Not to worry, stat buffs, the record is safe. By losing in overtime to the San Diego Chargers last Sunday, the 1984 Miami Dolphins dropped out of the race toward immortality and once again -- for this season at least -- assured their 1972 counterparts of their line in the history books as the only perfect team in NFL history.
As in my-oh-my.
"I don't know how it happened," Bob Kuechenberg said today on the telephone from Chicago. Kuechenberg was a Dolphin then and, albeit on injured reserve, a Dolphin still. "It was perfection, a miracle, a fantasy. But we didn't dare dream it, because we all thought it was impossible. What happened in '72 was just that -- a happening. None of us aimed at going undefeated; we just aimed at winning the championship, because Dallas had humiliated us, 24-3, the year before in the Super Bowl." Kuechenberg allowed himself a slight giggle. "Along the way, we just forgot how to lose."
For 11 straight games this season these Dolphins, too, were perfect -- the NFL's best start since '72. Naturally, comparisons were being made. Unfair, perhaps, since football now is a far cry from what it was then; rule changes in the late 1970s opened up the game, emphasizing scoring, rewarding pass offense at the expense of pass defense. But comparisons were made nonetheless. Were these Dolphins, with Dan Marino, Mark Duper and Mark Clayton, as good as those Dolphins with Bob Griese, Larry Csonka and Paul Warfield? Was this real, or was it Memorex?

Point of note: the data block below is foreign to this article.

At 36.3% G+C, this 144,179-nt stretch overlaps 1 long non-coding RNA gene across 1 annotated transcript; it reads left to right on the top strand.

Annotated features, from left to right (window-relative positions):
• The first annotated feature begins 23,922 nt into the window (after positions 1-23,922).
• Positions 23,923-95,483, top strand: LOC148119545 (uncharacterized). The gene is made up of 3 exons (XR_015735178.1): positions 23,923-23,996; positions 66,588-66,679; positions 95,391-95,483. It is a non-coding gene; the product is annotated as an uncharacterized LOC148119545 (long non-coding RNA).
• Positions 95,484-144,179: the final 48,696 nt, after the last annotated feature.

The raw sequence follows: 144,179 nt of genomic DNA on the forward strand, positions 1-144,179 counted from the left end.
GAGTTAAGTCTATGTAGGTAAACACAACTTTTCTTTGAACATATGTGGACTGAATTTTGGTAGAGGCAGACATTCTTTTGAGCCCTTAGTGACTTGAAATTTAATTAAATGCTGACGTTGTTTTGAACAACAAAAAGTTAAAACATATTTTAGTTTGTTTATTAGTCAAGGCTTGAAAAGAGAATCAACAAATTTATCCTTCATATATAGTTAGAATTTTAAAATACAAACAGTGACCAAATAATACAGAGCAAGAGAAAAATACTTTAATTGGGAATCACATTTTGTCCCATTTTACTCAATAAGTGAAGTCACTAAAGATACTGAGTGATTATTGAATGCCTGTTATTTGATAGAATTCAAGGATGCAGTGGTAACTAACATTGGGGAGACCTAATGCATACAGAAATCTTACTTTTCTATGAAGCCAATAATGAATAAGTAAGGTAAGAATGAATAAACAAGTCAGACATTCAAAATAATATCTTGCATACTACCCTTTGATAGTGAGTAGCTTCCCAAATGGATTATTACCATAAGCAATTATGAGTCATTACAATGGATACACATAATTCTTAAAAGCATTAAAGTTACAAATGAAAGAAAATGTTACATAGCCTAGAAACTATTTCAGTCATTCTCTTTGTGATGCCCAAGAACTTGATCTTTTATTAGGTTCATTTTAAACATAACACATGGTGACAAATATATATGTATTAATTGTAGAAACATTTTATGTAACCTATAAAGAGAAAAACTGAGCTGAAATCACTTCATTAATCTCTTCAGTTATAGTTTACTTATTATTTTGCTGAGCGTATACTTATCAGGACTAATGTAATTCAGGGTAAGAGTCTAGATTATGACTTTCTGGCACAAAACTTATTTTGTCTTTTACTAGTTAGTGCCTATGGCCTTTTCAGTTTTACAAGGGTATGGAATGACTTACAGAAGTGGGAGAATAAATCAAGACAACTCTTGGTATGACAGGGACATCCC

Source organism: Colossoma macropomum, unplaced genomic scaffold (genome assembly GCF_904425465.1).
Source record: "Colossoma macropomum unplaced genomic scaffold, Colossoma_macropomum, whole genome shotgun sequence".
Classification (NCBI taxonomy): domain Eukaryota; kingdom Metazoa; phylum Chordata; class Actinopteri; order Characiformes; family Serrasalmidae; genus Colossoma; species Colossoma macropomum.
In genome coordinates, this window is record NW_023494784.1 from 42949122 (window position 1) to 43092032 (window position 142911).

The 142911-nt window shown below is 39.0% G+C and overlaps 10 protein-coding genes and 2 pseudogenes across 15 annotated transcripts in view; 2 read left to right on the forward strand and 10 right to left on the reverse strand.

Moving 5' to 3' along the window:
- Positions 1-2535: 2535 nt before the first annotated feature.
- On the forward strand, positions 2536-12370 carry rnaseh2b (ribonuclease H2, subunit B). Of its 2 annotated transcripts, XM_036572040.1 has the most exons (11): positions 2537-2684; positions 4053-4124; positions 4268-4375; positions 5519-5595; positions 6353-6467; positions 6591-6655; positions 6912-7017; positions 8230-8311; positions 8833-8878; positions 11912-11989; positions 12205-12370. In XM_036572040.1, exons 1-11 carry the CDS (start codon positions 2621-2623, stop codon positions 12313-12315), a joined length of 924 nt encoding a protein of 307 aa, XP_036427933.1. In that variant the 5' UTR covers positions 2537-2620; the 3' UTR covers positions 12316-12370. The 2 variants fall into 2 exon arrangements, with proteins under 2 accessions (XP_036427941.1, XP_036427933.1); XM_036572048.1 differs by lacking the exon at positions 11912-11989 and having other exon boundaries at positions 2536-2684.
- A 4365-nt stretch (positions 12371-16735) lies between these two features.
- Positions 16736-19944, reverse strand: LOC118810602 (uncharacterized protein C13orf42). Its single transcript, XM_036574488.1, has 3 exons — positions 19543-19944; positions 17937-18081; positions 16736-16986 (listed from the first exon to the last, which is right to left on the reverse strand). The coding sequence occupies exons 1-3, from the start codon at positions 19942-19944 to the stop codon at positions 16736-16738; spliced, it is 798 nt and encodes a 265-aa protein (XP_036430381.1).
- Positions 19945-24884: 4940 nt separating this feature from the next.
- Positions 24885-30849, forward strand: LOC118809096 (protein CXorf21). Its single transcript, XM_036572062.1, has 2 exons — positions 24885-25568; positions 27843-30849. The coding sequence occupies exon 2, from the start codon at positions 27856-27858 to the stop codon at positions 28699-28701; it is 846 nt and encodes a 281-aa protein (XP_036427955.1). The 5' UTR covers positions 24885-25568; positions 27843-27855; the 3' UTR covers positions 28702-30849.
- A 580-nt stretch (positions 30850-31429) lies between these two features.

"It started when we were 5-0," Doug Betters, a defensive end, said today at practice. "We had a great streak going, but it put a lot of pressure on us -- and I don't know if it was good for us. After a while, it kind of got to be counterproductive. You find yourself thinking about the string more than the game."
"It's a natural inclination for the fans to make the comparisions," Kuechenberg admitted. "But it's a distraction for the players. You didn't hear Don Shula or any of the players making them, did you?"
Players and coaches like to say they just play them one at a time, and, as Dolphins guard Ed Newman said today, "That's really the only healthy way to approach it." But that doesn't mean their minds don't wander toward the sublime every once in a while. Of course these Dolphins considered the possibility of perfection, even as they dared not engage in such speculation publicly. "It's an opportunity to be really special," Newman said as he repeatedly pumped 315 pounds of iron during a lunch break. "Everyone was aware of that. If you go undefeated you'll be immortalized. Everyone wants that." Said Betters: "We entertained the possibility, but never openly. We didn't want to set ourselves up. As it was, everyone was coming after us, trying to break the streak."
But was there any point this season when Betters actually thought these Dolphins might do it? Might pitch the shutout?
"Not really. It's damned near impossible now. Washington couldn't do it last year, and they were real strong. The Raiders couldn't do it, and they were real strong. The fact is, we'd been lucky to win the last two games before San Diego. Teams were gaining momentum against us."